Pompeo said in a statement that Hook “has been my point person on Iran for over two years and he has achieved historic results.” Hook will be replaced after an as-yet undetermined transition period by Abrams, a noted hawk on numerous policy issues who is the U.S. special envoy for Venezuela. Abrams also will continue in his job as Venezuela envoy, Pompeo said.

Abrams has led the administration’s push to try to force Venezuelan President Nicolas Maduro from power by backing his main rival Juan Guaido.

Abrams is perhaps best known for his role in the Iran-Contra scandal during the Reagan administration in which weapons were sold to Iran to support anti-communist rebels in Nicaragua. Abrams, then a National Security Council aide, was convicted of withholding information from Congress about the matter, but was pardoned by President George H.W. Bush.

Hook, an early arrival in the Trump administration, was seen by his counterparts and analysts as a pragmatist, intent on carrying out his instructions despite abrupt changes in policy. His seamless adaptation may have accounted for his longevity in an administration known for major foreign policy personnel upheavals.

A longtime Republican foreign policy fixture, Hook served as the State Department’s director of policy planning under Trump’s first secretary of state, Rex Tillerson. After Tillerson was fired, Pompeo appointed Hook to the Iran envoy position.

As policy planning chief, Hook tried to strengthen the Iran deal, which Trump denounced during the 2016 presidential campaign as the worst deal ever negotiated and pledged to pull out from. Central to his efforts was trying to persuade the European participants in the accord — Britain, France and Germany — to impose tougher restrictions on Iranian missile activity. Those efforts failed.

Once Tillerson was fired and Pompeo took over with a presidential mandate to withdraw from the deal and Trump pulled out of the agreement, Hook’s focus shifted to reimposing U.S. sanctions on Iran.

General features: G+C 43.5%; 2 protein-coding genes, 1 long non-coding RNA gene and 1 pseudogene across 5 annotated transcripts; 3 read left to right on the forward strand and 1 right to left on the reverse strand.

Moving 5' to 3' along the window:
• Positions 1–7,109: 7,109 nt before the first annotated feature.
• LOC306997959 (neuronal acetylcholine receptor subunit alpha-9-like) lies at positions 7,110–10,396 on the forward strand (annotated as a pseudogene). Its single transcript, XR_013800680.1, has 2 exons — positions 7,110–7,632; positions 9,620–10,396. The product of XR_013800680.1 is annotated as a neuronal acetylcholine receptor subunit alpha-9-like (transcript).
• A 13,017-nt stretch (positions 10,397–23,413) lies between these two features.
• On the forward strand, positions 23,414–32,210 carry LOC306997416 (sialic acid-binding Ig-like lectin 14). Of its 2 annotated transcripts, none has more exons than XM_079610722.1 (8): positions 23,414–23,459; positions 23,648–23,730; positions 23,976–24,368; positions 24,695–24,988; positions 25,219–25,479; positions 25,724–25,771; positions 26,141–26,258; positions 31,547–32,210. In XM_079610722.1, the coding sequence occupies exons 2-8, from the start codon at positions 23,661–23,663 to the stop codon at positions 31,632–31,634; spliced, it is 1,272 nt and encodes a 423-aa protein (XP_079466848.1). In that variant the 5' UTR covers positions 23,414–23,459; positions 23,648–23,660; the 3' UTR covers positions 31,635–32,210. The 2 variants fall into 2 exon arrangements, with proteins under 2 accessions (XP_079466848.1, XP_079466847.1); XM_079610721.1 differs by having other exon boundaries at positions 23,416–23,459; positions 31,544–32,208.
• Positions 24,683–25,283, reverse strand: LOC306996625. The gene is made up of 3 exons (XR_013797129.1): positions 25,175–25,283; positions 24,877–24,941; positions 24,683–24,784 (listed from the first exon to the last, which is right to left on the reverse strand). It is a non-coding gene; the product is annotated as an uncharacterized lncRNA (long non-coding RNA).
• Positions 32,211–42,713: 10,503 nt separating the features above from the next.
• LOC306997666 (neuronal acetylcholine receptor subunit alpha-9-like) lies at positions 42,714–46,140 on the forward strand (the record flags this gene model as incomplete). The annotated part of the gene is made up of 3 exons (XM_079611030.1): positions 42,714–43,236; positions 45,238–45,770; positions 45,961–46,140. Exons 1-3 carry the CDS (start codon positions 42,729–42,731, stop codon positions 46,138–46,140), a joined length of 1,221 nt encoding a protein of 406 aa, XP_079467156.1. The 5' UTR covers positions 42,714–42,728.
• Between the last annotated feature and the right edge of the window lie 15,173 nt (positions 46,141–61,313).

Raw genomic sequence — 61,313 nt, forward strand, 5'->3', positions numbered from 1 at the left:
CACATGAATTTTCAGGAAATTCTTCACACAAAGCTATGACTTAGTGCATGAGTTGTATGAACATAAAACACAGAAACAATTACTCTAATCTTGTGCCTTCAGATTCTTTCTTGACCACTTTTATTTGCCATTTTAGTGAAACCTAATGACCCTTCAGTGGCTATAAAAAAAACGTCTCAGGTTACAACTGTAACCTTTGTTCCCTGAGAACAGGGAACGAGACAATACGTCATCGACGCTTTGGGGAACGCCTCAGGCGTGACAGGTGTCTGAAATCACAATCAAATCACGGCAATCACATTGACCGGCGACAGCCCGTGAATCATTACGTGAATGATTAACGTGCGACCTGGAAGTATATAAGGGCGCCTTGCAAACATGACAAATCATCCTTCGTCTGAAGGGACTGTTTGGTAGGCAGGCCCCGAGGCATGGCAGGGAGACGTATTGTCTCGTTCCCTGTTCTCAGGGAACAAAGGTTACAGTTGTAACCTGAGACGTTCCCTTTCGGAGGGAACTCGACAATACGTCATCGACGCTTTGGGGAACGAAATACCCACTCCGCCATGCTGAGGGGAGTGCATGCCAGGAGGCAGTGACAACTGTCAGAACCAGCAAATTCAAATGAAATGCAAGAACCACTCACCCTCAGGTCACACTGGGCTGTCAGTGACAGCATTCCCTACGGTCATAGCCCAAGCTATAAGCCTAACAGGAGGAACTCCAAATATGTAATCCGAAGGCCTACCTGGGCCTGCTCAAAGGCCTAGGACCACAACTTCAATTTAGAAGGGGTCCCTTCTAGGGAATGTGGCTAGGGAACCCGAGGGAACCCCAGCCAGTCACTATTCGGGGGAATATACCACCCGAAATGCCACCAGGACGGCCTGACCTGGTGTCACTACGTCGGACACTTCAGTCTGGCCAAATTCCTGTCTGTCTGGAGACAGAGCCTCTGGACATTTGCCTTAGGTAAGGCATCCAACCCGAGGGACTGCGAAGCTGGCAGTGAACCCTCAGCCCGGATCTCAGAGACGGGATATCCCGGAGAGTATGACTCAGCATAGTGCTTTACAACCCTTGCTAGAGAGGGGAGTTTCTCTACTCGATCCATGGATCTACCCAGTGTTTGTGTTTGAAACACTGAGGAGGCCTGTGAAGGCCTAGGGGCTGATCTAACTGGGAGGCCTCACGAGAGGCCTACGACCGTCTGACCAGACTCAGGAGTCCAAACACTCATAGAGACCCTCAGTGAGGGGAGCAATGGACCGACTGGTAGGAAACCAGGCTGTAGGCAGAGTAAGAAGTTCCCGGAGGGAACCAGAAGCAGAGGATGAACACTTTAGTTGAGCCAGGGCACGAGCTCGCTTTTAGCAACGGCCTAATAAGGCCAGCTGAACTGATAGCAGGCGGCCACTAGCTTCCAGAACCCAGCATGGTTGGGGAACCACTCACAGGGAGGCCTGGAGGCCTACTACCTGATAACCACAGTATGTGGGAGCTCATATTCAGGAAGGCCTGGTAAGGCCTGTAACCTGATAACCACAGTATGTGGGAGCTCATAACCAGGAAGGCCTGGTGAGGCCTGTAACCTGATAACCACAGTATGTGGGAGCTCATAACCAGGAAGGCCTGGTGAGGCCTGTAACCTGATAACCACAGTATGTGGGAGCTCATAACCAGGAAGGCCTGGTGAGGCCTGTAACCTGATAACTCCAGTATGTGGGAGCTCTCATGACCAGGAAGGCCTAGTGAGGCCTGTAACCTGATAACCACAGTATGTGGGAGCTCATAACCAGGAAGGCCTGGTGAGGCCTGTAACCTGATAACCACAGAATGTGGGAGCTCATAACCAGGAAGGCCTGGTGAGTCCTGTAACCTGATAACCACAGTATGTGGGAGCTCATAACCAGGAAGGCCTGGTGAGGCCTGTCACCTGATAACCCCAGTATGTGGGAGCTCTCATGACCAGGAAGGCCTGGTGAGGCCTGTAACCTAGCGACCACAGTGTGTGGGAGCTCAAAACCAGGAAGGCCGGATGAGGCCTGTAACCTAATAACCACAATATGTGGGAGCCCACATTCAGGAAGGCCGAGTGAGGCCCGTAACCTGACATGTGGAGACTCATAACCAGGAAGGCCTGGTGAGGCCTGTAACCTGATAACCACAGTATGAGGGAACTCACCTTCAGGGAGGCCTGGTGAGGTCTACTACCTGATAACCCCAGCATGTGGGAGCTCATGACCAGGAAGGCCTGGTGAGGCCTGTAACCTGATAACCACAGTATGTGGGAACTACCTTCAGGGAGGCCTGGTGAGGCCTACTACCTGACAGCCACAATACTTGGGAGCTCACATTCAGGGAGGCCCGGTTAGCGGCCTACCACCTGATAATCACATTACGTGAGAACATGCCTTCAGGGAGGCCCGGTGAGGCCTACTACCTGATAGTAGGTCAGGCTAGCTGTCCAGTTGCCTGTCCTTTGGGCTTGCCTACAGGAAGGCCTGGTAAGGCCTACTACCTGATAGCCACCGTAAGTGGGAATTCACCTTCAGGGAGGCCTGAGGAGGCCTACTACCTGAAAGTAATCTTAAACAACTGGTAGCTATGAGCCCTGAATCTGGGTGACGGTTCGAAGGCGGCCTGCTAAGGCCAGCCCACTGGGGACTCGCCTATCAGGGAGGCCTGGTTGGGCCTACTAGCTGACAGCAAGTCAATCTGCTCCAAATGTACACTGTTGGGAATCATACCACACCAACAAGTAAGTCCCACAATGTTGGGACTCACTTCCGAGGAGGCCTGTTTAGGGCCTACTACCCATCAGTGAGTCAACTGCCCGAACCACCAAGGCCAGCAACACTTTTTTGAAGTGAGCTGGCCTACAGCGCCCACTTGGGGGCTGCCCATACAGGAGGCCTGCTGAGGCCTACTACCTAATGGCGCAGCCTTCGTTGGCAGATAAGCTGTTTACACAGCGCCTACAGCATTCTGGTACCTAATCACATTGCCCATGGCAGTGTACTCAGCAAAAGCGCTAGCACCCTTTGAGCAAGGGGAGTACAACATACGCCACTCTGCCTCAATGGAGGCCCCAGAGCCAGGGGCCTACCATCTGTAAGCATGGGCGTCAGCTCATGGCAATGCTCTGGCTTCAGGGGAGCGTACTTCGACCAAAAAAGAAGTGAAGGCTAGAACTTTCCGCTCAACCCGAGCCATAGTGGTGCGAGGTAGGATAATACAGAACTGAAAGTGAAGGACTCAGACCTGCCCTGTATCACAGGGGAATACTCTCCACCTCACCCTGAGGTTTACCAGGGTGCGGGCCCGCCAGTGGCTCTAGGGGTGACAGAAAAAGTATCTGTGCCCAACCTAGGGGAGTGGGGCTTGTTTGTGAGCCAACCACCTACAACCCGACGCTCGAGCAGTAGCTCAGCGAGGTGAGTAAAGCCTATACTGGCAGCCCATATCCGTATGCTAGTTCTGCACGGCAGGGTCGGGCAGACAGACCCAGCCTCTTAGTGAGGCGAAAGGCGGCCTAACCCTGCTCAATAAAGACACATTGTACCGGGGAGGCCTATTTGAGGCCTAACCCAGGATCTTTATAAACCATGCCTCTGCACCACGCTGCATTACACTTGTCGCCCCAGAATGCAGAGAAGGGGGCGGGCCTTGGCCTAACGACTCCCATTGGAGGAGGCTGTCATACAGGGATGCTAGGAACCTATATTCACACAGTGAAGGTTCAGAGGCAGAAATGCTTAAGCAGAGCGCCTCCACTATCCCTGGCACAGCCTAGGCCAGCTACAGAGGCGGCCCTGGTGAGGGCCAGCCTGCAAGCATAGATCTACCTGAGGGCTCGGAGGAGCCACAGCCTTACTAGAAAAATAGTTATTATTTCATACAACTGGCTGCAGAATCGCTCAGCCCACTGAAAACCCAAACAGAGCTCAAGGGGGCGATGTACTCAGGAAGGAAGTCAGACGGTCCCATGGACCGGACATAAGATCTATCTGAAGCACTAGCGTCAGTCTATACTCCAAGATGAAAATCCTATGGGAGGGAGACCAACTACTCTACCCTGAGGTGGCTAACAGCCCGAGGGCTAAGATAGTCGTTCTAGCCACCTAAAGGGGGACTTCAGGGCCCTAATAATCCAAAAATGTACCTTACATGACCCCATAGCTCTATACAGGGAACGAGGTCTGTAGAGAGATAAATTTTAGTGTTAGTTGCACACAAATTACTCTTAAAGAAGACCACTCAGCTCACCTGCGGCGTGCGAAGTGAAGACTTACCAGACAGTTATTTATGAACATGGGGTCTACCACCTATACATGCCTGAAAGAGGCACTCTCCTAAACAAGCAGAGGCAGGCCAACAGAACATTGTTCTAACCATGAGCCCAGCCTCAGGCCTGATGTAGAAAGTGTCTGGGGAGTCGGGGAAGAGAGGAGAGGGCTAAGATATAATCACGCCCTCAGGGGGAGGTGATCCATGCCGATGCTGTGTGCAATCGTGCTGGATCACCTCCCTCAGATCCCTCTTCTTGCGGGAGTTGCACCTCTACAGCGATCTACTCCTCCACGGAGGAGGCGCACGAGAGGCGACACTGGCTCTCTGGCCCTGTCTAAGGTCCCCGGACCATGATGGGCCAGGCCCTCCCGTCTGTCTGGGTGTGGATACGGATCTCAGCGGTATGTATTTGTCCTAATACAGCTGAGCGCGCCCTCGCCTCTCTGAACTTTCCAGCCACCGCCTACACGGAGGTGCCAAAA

Since withdrawing, the U.S. has steadily ratcheted up pressure on Iran by imposing penalties on countries importing Iranian oil, declaring its Revolutionary Guard a “foreign terrorist organization” and killing a commander of the paramilitary organization this year in a missile strike in Iraq.

Under the deal orchestrated largely by the Obama administration, Iran was granted billions of dollars in sanctions relief in exchange for curbs on its nuclear program that the U.S. and others alleged was a cover for atomic weapons development. Once he became Iran envoy, Hook was in charge of identifying sanctions to be restored and lobbying Europeans and others to follow suit. Few have.

At the same time, Hook had some success in negotiating prisoner swaps with Iran, securing the release of two Americans in exchange for Iranians held in the United States. Hook twice flew to Zurich, Switzerland, to take custody of freed Americans.

USPS Official: Mail-In Ballot Surge Will Not Impact Service

Thursday August 6th, 2020 05:40:47 PM Farnoush Amiri